Economists: Greta Thunberg's Ideal World Would Result In A "Human Tragedy Of Disastrous Proportions" | WHAT REALLY HAPPENED

Economists: Greta Thunberg's Ideal World Would Result In A "Human Tragedy Of Disastrous Proportions"

Whether you were inspired by Greta Thunberg's tearful UN speech...

.... or merely thought it was the year's greatest meme, in which an indoctrinated, emotionally frail child is being preyed upon by adults with a far bigger and more lucrative agenda, you probably do not realize how much your everyday life could change if the world were to follow the advice of climate activists to attain Thunberg's ecological utopia.

To provide some perspective on that question, several economists spoke to RT to share their thoughts out how the proposed changes could affect the global economy and the daily lives of people around the world.

Fossil fuels

The first thing that comes to mind to stop reported global warming is to impose a carbon tax and divest from the fossil fuel industry, as this sector is one of the major contributors to greenhouse gas emissions. However, "a carbon tax and/or forced divestiture from fossil fuels would ultimately make the kind of cheap, varied and efficient transportation that people around the world are accustomed to extremely expensive and more limited," warns Peter C. Earle, an economist at the American Institute for Economic Research.

Apart from public transport, cars could also become less accessible to most individuals. So if you drive to work without a second thought, the carbon tax could suddenly double or triple the cost of your daily trip, leaving tens of millions of people cut off from their livelihoods, according to the analyst.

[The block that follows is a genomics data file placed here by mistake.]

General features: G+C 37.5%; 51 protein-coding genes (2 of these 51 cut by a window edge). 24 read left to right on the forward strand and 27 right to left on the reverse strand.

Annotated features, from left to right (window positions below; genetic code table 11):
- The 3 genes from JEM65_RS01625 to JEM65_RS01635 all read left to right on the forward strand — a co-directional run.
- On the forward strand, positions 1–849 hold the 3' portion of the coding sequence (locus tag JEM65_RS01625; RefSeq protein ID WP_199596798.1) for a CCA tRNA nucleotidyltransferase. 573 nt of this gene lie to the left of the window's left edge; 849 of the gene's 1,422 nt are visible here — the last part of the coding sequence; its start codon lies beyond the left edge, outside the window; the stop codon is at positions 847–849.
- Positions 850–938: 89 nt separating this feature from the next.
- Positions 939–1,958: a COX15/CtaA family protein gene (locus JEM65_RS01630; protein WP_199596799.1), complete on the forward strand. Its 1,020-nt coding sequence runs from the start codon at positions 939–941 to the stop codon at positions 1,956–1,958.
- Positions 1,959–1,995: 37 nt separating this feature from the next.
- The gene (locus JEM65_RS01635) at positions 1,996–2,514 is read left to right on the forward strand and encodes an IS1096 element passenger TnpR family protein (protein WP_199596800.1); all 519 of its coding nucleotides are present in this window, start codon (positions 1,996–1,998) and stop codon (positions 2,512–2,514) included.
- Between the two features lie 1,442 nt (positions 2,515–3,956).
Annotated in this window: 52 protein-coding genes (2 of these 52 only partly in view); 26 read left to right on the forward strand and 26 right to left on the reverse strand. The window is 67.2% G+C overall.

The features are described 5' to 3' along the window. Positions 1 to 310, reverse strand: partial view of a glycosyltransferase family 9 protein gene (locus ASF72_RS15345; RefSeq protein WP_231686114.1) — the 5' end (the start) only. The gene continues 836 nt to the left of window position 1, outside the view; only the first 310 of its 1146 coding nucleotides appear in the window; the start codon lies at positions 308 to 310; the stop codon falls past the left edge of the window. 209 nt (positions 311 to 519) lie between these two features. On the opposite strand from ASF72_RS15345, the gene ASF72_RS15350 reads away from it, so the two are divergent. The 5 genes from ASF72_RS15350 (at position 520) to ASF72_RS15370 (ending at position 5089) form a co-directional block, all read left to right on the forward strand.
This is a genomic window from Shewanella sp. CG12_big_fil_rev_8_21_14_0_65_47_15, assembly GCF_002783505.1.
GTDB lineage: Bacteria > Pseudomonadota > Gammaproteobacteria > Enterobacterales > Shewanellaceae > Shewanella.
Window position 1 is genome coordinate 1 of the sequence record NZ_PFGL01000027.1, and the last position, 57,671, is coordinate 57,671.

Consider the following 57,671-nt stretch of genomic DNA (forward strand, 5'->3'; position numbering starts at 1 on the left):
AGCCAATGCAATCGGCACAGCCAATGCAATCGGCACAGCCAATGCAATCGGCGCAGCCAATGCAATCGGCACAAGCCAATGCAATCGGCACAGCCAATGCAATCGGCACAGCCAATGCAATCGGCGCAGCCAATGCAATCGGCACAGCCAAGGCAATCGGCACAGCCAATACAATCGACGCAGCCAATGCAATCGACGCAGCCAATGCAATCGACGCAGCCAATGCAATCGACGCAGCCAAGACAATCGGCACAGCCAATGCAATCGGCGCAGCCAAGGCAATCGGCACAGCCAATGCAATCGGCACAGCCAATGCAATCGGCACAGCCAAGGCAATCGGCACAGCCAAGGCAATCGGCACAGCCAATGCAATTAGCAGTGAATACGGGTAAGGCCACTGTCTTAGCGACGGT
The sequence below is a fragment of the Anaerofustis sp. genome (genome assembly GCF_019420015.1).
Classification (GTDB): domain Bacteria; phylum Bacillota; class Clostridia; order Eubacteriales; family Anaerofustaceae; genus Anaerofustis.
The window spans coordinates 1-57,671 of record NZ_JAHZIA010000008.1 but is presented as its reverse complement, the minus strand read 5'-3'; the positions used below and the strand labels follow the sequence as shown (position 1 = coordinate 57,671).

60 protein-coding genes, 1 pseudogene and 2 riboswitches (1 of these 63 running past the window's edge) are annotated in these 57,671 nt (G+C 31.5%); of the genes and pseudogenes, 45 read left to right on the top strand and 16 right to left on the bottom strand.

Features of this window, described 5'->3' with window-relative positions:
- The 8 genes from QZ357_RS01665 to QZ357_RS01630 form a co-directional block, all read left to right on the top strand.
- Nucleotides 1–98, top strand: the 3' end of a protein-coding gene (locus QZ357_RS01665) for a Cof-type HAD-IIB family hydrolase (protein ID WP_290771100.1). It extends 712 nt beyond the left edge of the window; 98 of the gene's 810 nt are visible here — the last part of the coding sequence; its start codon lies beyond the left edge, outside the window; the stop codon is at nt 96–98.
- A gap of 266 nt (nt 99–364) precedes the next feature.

Reducing greenhouse gas emissions can have much more serious economic implications, Dr Pierre Noël, Senior Fellow in Economic and Energy Security at the International Institute for Strategic Studies (IISS), told RT.

"It supposes to reorient consumption and investment choices away from what people and businesses would spontaneously do," he said. While switching to renewable energy could be seen as a welcome change, the ultimate reduction of emissions can take years and would lead to major economic challenges.

Webmaster's Commentary: 

My late first cousin, who was a very smart guy, used to mention that if the US government really wanted to create an alternative fuel which was infinitely less polluting than fossil fuel, it could actually do so, and I think that in the future, this will be possible.

But there has to be a "will" before "a way" can be found to do this, and I would suggest melding the brightest scientific minds in both the university community and the corporate community, with generous grants, and scholarships, with benchmarks that had to be proven before a next round of experimentations could be done, would be an incredible way to go for accomplishing this.